“The sacred pronouncements of God” were entrusted to the Jews, stated the apostle Paul. (Romans 3:1, 2) Hence, the first part of the Bible was written mostly in Hebrew, the Jews’ language. Yet, the Christian Scriptures were written in Greek. Why so?
In the fourth century B.C.E., the soldiers who served under Alexander the Great spoke various dialects of classical Greek, which were in the process of being blended to form Koine, or common Greek. Alexander’s conquests contributed to Koine becoming the international language of the day. By the time of those conquests, the Jews had become widely dispersed. Many never returned to Palestine from their Babylonian exile, which had ended centuries earlier. As a result, many of the Jews eventually lost their grasp of pure Hebrew and used Greek instead. (Acts 6:1) For their benefit, the Septuagint, a Koine, or common Greek, translation of the Hebrew Scriptures, was produced.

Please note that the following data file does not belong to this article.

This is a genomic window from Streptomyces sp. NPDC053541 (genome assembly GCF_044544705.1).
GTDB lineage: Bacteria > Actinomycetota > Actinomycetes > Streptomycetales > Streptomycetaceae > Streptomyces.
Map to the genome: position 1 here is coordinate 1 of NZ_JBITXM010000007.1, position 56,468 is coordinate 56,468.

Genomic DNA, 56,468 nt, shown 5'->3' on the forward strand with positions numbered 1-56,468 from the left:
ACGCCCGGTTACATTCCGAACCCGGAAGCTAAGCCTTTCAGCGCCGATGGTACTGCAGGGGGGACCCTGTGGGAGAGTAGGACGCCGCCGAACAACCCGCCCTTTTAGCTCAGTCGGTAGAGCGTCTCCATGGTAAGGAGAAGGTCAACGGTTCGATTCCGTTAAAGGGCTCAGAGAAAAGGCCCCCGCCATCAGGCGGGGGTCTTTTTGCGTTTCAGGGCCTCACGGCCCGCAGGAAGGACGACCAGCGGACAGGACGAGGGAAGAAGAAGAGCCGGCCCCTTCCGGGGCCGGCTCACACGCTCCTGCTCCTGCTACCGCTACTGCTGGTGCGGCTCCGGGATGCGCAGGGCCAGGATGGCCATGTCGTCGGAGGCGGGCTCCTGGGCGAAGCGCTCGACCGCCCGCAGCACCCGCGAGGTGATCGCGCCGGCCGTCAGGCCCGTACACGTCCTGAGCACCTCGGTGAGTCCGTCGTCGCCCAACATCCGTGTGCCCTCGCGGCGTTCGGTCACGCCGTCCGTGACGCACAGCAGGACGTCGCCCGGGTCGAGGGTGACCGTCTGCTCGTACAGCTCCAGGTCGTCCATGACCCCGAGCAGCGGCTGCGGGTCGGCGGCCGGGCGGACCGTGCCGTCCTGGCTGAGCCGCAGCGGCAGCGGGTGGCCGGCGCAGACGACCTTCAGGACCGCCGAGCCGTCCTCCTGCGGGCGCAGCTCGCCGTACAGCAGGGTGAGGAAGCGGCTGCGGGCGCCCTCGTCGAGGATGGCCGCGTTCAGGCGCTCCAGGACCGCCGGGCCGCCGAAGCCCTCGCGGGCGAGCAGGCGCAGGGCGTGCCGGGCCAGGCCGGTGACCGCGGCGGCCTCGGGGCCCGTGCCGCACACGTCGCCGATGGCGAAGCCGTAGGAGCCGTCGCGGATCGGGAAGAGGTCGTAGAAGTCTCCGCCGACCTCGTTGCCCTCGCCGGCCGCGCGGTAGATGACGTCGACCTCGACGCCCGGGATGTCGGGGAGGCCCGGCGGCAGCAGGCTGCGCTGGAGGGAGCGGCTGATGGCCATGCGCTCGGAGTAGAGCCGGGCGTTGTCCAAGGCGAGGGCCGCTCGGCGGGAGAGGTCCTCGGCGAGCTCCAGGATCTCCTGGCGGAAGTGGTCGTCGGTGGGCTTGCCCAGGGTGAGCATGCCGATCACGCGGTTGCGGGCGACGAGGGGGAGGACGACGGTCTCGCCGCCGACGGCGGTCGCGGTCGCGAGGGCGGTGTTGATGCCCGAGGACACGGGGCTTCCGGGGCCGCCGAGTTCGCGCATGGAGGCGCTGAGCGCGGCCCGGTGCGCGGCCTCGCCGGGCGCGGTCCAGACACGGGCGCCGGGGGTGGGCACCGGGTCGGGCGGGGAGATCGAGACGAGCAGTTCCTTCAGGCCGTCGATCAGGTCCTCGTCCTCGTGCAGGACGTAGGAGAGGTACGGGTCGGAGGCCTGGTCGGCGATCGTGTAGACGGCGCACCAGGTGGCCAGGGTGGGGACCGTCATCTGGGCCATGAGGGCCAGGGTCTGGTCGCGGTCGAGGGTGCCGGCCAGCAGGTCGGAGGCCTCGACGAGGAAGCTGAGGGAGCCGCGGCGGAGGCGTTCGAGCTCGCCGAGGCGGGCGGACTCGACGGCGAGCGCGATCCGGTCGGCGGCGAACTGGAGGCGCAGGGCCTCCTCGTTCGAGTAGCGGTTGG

The Dictionnaire de la Bible notes that no other language had “the richness, the flexibility, and the universal and international character of Greek.” With its extensive and exact vocabulary, detailed grammar, and verbs that aptly expressed subtle shades of meaning, it was “a language of communication, of circulation, of propagation—precisely the language needed by Christianity.” Is it not fitting that Greek was the language in which the Christian message was penned?